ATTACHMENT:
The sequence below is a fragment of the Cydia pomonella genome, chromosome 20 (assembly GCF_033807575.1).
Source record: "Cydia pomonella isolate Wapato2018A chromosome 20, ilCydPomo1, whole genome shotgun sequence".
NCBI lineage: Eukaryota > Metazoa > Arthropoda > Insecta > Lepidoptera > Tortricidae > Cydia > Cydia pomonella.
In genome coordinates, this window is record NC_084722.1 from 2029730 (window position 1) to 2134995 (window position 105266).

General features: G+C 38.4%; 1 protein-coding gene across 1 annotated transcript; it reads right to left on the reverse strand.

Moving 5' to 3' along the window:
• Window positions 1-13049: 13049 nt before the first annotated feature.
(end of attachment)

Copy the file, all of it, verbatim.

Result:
The sequence below is a fragment of the Cydia pomonella genome, chromosome 20 (assembly GCF_033807575.1).
Source record: "Cydia pomonella isolate Wapato2018A chromosome 20, ilCydPomo1, whole genome shotgun sequence".
NCBI lineage: Eukaryota > Metazoa > Arthropoda > Insecta > Lepidoptera > Tortricidae > Cydia > Cydia pomonella.
In genome coordinates, this window is record NC_084722.1 from 2029730 (window position 1) to 2134995 (window position 105266).

General features: G+C 38.4%; 1 protein-coding gene across 1 annotated transcript; it reads right to left on the reverse strand.

Moving 5' to 3' along the window:
• Window positions 1-13049: 13049 nt before the first annotated feature.